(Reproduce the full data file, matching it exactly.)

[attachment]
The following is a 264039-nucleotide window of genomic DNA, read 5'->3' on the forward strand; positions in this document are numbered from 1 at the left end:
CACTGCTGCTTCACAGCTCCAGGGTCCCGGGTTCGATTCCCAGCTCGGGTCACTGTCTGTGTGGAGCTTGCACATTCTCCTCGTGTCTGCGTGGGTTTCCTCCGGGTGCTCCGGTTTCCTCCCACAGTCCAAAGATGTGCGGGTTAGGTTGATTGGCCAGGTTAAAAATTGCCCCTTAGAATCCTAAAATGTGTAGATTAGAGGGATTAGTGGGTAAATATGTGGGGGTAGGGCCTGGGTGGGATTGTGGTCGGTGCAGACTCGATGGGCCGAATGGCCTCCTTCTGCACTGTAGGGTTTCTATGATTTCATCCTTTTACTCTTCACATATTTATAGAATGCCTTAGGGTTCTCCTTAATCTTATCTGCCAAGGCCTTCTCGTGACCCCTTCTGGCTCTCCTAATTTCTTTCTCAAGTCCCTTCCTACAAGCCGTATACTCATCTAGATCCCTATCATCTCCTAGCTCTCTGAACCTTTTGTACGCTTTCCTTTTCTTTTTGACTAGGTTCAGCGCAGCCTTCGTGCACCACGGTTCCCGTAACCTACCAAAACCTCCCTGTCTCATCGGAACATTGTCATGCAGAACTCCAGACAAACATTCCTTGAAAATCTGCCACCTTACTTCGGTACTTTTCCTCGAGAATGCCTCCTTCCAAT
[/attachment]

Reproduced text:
The following is a 264039-nucleotide window of genomic DNA, read 5'->3' on the forward strand; positions in this document are numbered from 1 at the left end:
CACTGCTGCTTCACAGCTCCAGGGTCCCGGGTTCGATTCCCAGCTCGGGTCACTGTCTGTGTGGAGCTTGCACATTCTCCTCGTGTCTGCGTGGGTTTCCTCCGGGTGCTCCGGTTTCCTCCCACAGTCCAAAGATGTGCGGGTTAGGTTGATTGGCCAGGTTAAAAATTGCCCCTTAGAATCCTAAAATGTGTAGATTAGAGGGATTAGTGGGTAAATATGTGGGGGTAGGGCCTGGGTGGGATTGTGGTCGGTGCAGACTCGATGGGCCGAATGGCCTCCTTCTGCACTGTAGGGTTTCTATGATTTCATCCTTTTACTCTTCACATATTTATAGAATGCCTTAGGGTTCTCCTTAATCTTATCTGCCAAGGCCTTCTCGTGACCCCTTCTGGCTCTCCTAATTTCTTTCTCAAGTCCCTTCCTACAAGCCGTATACTCATCTAGATCCCTATCATCTCCTAGCTCTCTGAACCTTTTGTACGCTTTCCTTTTCTTTTTGACTAGGTTCAGCGCAGCCTTCGTGCACCACGGTTCCCGTAACCTACCAAAACCTCCCTGTCTCATCGGAACATTGTCATGCAGAACTCCAGACAAACATTCCTTGAAAATCTGCCACCTTACTTCGGTACTTTTCCTCGAGAATGCCTCCTTCCAAT